Operation index allows you to query only operations related to your dapp and match them with handlers by content. A single contract call consists of implicit operation and, optionally, internal operations. For each of them, you can specify a handler that will be called when the operation group matches. As a result, you get something like an event log for your dapp.
DipDup supports filtering operations by
destination (if applicable), and
originated_contract (if applicable).
DipDup fetches only applied operations.
indexes: my_index: kind: operation datasource: tzkt contracts: - foo - bar
In this example, DipDup will fetch all the operations where any of the source and destination is equal to either foo or bar address.
contracts field is obligatory; there has to be at least one contract alias.
By default, DipDup works only with transactions, but you can explicitly list operation types you want to subscribe to (currently,
migration types are supported):
indexes: my_index: kind: operation datasource: tzkt contracts: - some_contract types: - transaction - origination
Note that in the case of originations, DipDup will query operations where either source or originated contract address is equal to some_contract.
Each operation handler contains two required fields:
callback— a name of async function with a particular signature; DipDup will search for it in
pattern— a non-empty list of items that need to be matched.
indexes: my_index: kind: operation datasource: tzkt contracts: - some_contract handlers: - callback: on_call pattern: - destination: some_contract entrypoint: transfer
You can think of the operation pattern as a regular expression on a sequence of operations (both external and internal) with a global flag enabled (there can be multiple matches). Multiple operation parameters can be used for matching (source, destination, etc.).
Here are the supported filters for matching operations (all optional):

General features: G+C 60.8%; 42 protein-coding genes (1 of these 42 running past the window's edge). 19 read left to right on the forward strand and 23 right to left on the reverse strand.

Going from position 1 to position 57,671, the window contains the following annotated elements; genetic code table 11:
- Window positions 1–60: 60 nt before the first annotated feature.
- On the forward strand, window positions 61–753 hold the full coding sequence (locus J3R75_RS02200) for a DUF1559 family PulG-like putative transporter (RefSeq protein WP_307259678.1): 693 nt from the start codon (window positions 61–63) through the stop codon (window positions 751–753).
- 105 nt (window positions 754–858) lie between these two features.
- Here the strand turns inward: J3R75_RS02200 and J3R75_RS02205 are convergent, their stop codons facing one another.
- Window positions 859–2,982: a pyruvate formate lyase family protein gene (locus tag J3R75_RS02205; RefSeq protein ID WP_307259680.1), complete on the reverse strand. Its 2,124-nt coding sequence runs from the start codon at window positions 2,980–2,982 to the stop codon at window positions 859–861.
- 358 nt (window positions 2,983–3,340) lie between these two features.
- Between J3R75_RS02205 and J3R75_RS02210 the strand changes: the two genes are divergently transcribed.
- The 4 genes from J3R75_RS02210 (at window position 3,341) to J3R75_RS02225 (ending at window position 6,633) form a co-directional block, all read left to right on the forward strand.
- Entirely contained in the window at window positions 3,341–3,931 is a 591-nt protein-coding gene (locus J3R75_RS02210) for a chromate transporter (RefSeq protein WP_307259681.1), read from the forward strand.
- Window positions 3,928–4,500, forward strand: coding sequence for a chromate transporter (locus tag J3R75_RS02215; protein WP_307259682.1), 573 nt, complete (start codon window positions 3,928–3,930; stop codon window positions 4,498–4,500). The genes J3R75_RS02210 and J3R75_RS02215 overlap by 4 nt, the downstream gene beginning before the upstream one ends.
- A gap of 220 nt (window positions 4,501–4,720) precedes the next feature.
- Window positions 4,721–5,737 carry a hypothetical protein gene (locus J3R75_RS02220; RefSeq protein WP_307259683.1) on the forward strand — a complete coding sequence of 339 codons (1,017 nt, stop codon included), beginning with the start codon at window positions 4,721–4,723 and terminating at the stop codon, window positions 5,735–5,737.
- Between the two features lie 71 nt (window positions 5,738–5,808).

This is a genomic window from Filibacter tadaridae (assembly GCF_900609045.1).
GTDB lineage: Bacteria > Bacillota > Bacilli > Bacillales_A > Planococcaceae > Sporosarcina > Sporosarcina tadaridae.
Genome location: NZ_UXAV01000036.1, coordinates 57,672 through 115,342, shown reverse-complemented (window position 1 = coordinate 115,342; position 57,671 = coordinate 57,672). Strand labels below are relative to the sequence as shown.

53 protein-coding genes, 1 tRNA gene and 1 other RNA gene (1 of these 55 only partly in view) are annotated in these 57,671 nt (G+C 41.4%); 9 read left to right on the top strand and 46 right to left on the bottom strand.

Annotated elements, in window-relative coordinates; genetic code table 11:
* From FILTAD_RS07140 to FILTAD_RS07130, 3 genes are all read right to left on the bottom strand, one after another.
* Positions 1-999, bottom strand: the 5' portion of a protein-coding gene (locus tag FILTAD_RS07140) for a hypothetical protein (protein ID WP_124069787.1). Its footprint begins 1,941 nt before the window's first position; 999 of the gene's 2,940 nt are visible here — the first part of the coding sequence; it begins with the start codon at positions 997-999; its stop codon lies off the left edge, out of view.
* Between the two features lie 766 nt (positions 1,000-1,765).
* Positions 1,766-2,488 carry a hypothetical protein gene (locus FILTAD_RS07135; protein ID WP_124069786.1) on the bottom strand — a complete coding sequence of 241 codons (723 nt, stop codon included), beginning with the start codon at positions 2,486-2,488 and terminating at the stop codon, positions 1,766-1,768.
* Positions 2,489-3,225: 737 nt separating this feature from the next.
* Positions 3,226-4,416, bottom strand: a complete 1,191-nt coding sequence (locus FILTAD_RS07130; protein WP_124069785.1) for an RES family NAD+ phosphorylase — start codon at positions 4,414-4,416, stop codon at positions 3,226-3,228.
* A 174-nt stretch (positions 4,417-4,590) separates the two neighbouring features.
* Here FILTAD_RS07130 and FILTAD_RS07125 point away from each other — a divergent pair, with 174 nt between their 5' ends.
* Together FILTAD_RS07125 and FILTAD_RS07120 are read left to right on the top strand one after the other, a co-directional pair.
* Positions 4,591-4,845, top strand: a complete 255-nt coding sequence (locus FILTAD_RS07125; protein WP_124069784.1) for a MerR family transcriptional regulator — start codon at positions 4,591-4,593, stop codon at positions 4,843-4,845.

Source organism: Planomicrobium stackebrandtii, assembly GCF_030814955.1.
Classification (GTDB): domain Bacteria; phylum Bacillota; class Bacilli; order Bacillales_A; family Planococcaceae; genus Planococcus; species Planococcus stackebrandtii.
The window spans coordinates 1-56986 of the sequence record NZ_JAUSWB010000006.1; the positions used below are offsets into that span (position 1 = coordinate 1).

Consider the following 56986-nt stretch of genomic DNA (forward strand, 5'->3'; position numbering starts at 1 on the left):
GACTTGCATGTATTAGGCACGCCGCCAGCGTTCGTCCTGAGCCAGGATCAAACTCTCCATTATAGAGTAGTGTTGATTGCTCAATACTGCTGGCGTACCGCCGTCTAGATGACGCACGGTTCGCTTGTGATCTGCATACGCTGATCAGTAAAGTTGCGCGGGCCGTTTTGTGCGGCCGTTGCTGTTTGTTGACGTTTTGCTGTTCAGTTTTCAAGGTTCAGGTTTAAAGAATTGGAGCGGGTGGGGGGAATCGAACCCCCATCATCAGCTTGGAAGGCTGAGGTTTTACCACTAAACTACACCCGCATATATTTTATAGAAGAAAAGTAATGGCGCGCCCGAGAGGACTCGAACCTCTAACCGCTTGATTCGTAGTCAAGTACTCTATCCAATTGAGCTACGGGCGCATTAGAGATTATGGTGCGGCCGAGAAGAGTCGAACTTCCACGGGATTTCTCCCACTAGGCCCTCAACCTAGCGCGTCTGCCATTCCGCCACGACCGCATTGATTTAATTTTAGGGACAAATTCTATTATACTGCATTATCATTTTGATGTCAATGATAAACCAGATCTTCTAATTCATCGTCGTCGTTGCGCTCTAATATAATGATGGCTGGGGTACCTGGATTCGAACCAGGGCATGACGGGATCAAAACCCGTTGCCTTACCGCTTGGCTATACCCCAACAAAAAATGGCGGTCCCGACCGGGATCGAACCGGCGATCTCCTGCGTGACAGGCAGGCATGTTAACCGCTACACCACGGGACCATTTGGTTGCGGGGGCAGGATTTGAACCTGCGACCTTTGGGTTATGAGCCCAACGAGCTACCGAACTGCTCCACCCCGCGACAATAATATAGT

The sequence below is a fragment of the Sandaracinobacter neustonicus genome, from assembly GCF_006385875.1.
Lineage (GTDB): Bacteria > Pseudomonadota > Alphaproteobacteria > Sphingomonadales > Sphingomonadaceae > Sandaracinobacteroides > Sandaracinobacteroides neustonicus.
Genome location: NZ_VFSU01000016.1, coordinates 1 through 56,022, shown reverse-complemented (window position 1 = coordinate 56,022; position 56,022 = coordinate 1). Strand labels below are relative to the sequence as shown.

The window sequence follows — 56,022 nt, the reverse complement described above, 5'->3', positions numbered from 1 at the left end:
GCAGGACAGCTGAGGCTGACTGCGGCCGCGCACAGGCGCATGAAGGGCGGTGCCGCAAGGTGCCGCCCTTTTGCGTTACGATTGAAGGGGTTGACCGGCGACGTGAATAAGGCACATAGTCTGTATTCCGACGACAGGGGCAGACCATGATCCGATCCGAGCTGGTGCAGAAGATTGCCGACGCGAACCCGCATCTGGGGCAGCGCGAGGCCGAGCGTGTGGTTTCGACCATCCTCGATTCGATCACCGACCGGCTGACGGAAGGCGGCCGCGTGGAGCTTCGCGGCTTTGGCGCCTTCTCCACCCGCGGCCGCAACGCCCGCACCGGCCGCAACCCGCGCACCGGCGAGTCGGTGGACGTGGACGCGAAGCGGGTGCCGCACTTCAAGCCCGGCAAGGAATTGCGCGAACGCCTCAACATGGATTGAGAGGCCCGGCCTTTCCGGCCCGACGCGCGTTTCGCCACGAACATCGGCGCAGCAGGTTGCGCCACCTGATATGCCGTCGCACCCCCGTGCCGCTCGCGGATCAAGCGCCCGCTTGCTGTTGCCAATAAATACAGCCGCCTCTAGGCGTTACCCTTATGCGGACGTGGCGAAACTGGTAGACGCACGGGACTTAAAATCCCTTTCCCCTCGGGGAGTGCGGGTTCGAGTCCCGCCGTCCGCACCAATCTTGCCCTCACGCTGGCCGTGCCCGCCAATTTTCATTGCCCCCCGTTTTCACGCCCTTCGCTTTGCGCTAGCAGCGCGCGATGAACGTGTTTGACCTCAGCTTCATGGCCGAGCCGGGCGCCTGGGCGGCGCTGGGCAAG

type— transaction or origination; usually inferred from the existence of other fields
destination— invoked contract alias
entrypoint— invoked entrypoint name
source— operation sender alias
originated_contract— originated contract alias
similar_to— originated contract has the same parameter and storage types as the reference one
strict— stronger the
similar_tofilter by comparing the entire code rather than just parameter+storage
optional— continue matching even if this item is not found (with limitations, see below)
It's unnecessary to match the entire operation content; you can skip external/internal calls that are not relevant. However, there is a limitation: optional items cannot be followed by operations ignored by the pattern.
pattern: # Implicit transaction - destination: some_contract entrypoint: mint # Internal transactions below - destination: another_contract entrypoint: transfer - source: some_contract type: transaction
You will get slightly different callback argument types depending on whether you specify destination+entrypoint for transactions and originated_contract for originations. Namely, in the first case, DipDup will generate the dataclass for a particular entrypoint/storage, and in the second case not (meaning you will have to handle untyped parameters/storage updates).